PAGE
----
Welcome to the colorful and occasionally rambunctious world of European Portuguese slang and those words your Portuguese grandma might gasp at! Let’s forget about the standard Portuguese courses (and other great resources) for a second and take a look at the fun side of European Portuguese.
In this article, we’ll dive into the expressions that make Portuguese locals chuckle, the idioms that are as Portuguese as pastel de nata, and yes, even those words that might earn you a disapproving tsk-tsk if uttered in the wrong company. But fear not! We’re here to navigate the nuances of when and how these phrases are used, so you can banter with the best of them without causing a scandal.
Prepare to add a sprinkle of spice to your vocab and maybe even impress—or shock—the locals on your next visit to the land of fado and football. Let’s talk Portuguese, the fun way!
Thanks to Practice Portuguese for several of these. Did you know Portugalist readers get access to this Portuguese language learning tool for less? (see here).
Pronounced as feesh (almost sounding like fish), fixe means cool or nice and it’s a word you’ll commonly hear in European Portuguese (Brazilians use the word “legal” instead).
- Está-se fixe: it’s cool.
- Tá-se fixe: cool
Top means great just like ótimo.
- Este bar é top: this bar is great.
Giro (masculine) or gira (feminine) means pretty or cute. Fofo and fofa are also used.
- Ele é giro: He’s cute.
- Era bem fofo: It was really cute.
Bué means a lot, and it basically means a lot or very. It’s commonly used with the word fixe.
- É bué fixe: it’s very cool
Tuga is slang for a typical Portuguese person (a Portuga). This used to be a derogatory that was mainly used in the former Portuguese African colonies, but is a word that the Portuguese have decided to own.
Pá is a commonly used slang word. It’s usually put on the end of a sentence to mean man. It’s easy to remember because it sounds like pal, which in some English-speaking countries is added onto the end of a sentence.
- Não tenho problemas contigo, pá: I don’t have a problem with you, man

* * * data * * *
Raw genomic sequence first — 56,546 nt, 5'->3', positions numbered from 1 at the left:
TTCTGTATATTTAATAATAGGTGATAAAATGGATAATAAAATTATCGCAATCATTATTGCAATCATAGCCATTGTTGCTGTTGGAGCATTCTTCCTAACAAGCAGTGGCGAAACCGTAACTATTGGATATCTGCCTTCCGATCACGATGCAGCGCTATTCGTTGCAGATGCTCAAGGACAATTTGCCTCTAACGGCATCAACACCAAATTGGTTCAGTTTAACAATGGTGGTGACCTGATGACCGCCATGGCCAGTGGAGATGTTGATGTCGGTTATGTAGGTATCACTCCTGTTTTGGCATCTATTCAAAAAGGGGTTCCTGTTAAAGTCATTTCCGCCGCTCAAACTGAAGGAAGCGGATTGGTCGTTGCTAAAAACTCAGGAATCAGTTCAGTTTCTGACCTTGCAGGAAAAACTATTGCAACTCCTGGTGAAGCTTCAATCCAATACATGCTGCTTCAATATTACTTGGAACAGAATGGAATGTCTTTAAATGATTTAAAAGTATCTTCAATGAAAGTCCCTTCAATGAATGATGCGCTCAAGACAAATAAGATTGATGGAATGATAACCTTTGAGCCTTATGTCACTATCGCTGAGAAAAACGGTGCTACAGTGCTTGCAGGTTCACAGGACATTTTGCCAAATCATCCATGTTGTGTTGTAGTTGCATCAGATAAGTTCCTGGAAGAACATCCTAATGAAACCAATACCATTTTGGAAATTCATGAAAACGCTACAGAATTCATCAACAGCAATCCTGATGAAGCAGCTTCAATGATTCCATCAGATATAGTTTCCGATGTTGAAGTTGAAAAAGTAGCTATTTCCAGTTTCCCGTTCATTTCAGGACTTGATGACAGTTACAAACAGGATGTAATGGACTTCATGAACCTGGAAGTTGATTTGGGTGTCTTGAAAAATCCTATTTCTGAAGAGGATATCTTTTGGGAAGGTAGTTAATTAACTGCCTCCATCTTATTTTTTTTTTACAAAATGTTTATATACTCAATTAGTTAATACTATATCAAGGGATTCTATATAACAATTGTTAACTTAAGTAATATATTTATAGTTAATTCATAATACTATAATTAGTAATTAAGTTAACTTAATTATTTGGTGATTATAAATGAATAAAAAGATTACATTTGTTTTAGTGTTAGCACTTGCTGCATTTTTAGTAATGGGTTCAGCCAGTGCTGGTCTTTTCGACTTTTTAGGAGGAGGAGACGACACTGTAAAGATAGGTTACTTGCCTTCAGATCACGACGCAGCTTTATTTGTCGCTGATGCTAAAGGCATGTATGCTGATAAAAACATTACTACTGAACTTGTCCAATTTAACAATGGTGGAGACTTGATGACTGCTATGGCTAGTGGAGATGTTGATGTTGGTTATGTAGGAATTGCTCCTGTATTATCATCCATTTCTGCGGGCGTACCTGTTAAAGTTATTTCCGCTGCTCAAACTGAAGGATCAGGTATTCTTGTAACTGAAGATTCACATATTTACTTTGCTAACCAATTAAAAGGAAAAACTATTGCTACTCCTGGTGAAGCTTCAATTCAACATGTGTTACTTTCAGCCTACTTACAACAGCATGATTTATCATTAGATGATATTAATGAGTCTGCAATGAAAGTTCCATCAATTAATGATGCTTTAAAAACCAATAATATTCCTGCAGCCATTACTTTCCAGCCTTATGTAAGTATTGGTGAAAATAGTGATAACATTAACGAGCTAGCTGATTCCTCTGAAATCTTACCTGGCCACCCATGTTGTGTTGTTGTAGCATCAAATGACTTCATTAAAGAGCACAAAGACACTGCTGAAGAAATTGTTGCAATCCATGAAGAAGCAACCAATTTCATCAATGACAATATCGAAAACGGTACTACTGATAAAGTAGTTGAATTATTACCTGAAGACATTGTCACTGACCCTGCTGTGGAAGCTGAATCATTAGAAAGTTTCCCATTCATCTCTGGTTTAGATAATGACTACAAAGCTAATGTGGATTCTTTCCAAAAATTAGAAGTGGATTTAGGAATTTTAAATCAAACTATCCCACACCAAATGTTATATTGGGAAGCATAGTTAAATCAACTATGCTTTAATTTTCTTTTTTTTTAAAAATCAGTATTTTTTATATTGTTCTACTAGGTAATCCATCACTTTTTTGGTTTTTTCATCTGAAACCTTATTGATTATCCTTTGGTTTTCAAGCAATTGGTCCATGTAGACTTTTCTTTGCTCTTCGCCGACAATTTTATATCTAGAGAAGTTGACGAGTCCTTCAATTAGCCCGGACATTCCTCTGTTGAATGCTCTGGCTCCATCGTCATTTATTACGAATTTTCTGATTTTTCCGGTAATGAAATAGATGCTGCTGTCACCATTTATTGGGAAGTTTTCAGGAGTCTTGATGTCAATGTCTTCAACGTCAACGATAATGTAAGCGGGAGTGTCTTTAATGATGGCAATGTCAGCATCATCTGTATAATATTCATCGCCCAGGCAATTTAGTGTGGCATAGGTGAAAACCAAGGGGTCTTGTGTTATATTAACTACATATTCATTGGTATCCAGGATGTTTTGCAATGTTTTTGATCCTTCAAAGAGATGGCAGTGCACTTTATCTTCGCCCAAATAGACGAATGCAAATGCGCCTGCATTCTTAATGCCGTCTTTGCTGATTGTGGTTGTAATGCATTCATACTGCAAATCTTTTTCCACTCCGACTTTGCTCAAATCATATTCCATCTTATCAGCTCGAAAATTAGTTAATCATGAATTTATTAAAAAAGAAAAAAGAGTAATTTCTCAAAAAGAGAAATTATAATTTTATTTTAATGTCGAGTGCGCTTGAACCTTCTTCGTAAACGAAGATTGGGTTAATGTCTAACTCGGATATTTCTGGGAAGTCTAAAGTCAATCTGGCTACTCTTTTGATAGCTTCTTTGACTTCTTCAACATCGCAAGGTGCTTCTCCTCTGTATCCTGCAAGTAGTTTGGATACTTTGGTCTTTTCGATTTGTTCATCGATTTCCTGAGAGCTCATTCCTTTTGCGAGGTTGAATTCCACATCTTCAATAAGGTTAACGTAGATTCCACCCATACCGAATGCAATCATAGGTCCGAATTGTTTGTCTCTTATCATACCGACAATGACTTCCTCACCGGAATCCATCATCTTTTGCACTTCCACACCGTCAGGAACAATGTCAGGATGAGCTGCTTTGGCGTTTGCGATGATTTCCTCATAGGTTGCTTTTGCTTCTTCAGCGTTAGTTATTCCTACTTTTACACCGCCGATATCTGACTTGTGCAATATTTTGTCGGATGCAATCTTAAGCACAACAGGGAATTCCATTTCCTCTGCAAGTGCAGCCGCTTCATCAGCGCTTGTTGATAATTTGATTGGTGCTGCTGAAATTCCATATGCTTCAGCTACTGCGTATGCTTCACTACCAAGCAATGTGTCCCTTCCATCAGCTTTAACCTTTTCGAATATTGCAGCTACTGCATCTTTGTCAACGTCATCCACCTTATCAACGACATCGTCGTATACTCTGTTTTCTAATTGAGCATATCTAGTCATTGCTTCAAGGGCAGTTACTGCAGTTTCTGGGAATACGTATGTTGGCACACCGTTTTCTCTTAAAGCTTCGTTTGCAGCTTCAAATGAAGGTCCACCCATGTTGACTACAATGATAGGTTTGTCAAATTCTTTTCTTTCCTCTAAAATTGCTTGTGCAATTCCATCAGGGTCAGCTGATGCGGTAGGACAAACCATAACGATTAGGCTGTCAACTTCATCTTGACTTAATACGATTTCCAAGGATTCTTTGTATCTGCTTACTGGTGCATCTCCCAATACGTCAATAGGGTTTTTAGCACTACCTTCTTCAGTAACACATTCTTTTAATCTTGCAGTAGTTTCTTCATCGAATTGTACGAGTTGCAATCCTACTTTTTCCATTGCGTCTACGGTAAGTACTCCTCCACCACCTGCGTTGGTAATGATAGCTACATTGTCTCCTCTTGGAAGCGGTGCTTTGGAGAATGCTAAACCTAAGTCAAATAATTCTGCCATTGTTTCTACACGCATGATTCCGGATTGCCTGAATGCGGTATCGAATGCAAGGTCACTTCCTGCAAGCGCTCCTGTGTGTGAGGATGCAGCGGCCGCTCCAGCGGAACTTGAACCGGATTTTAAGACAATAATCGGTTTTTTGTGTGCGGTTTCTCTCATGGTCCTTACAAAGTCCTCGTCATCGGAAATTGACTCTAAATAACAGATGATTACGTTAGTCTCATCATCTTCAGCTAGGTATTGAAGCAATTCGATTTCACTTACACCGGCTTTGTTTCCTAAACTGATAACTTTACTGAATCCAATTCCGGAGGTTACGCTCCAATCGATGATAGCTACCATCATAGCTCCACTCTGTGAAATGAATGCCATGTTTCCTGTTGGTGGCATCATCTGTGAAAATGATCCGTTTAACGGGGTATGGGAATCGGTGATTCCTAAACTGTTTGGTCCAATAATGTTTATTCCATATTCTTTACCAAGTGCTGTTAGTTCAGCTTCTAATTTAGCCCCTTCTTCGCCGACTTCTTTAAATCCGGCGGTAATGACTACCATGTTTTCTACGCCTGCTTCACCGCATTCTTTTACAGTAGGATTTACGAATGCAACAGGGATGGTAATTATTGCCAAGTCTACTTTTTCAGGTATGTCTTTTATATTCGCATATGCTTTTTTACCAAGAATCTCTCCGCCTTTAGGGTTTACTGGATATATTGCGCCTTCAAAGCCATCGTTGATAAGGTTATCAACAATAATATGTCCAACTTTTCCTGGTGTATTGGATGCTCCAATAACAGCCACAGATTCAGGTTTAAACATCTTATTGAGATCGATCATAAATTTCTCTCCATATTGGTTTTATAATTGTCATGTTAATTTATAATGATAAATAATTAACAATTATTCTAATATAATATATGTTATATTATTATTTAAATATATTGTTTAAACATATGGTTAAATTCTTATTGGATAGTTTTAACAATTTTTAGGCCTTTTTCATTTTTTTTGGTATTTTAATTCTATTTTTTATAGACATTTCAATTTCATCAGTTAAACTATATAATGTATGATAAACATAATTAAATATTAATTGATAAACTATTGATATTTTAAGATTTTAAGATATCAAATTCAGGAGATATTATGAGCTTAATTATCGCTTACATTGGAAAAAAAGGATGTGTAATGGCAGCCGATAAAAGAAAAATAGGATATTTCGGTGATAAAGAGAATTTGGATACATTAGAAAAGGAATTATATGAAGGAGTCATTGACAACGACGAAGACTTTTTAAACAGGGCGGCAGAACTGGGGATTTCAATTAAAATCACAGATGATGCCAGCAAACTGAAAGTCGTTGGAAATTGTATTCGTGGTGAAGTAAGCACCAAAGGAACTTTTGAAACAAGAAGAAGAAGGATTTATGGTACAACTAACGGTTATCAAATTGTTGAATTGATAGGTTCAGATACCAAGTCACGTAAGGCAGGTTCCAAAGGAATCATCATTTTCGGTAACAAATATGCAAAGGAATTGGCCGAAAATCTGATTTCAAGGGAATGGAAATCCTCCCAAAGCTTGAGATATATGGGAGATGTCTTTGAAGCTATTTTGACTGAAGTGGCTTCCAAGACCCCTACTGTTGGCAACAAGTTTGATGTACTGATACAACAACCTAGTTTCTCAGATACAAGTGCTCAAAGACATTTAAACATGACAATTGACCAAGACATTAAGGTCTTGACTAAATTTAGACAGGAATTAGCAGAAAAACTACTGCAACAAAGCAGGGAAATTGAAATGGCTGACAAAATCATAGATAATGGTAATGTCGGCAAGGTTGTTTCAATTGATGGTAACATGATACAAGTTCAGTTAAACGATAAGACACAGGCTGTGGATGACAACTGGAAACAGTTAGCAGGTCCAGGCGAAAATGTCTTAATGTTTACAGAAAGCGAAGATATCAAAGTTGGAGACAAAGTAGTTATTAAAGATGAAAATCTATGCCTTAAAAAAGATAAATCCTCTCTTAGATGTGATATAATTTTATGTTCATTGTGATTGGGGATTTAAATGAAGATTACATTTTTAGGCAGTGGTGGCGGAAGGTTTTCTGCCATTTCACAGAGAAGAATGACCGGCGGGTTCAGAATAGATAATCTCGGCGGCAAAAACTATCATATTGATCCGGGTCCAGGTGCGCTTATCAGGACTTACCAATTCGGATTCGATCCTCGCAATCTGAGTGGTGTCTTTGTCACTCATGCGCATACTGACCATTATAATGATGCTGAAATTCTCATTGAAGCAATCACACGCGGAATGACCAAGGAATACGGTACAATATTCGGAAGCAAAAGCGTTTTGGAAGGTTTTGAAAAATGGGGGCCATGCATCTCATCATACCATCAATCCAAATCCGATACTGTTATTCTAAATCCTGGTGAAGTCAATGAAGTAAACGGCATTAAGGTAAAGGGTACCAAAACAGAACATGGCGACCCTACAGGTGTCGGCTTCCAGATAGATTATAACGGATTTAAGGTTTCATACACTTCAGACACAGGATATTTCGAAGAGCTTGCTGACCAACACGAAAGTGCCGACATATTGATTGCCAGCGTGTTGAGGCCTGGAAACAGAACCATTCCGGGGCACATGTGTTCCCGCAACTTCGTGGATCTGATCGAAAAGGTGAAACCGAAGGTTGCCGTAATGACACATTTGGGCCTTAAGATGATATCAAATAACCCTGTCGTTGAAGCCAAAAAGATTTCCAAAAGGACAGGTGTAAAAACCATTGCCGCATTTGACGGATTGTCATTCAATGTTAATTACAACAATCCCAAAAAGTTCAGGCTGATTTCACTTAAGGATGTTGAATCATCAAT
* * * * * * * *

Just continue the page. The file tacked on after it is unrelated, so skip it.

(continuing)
Merda literally means shit although depending how it’s used it can mean fuck. It’s commonly used in Portugal, and isn’t really considered that offensive.
- Merda: Shit, fuck, crap.
- Um problema de merda: A fucking problem.
- Que merda é esta?: What the fuck is this?
Gajo and tipo are two commonly used words which mean guy (or dude if you’re American).
- Há um gajo: there’s this guy.
Literally caralho means cock or dick, but it’s often used to mean fuck instead. Vai pró caralho, for example, literally means go to dick, but probably would translate better as go fuck yourself.
Often you’ll see “de caralho” after a word and it’s essentially the same as adding the word fucking before it. É do caralho, for example, means it’s fucking hard. You can also say é fodido or é uma foda. Basically, the Portuguese have a lot of expressions for how fucking hard things are.
Foder meaning “to fuck” is a word that you’ll often hear in Portugal, usually when someone is telling you to go fuck yourself.
Fodido means fucked, and normally it’s used to say that something is fucked. It comes from the verb foder.
- Vai-te foder: Go fuck yourself.
- Vão se foder: Fuck you.
- Está fódido: It’s fucked.
Porra is another word meaning fuck and one that comes up often.
- Fique em casa, porra: Stay the fuck home.
Words for dick
There are a lot of different words for dick in Portuguese. Here are just a few:
Words for pussy
Similarly, there are several slang words for pussy in Portuguese.
- Cona (similar to cunt, so quite offensive).
Vai mamar na quinta pata do cavalo
Vai mamar na quinta pata do cavalo means go suck on the 5th leg of a horse. It’s probably something you’ll never hear, but it’s so poetic it had to be included.
As to whether anyone actually says this, that depends on who you ask. There is a similar expression, vai mamar na cona da tia, which is a lot more offensive but maybe more suitable if there are no horses nearby.
Puta means whore.
Filho da puta
Filho de puta means “son of a whore,” “son of a bitch,” or “motherfucker”. Basically, it’s an insult against the other person’s mother. While you can call someone a filho da puta in a jokey way, it’s very offensive if it’s not in a fun context.
Weirdly, puto is slang for boy (and not considered offensive).
- Aquele filho da puta: That son of a bitch.
Cabrão means asshole or bastard.
- És um cabrão: you’re an asshole.
The English equivalent of paneleiro would be something like fag or queer. It’s not a very nice or politically correct term, but one that you might come across.
Brazil famously uses the word bicha to mean queer whereas that means a queue or line in Portugal. In Brazil, they use the word fila.
As we wrap up our rollicking romp through the spirited slang and risqué repartee of Portugal, remember that wielding these words with wit and wisdom will not only enrich your linguistic arsenal but also bring you closer to the heart and humour of Portuguese culture.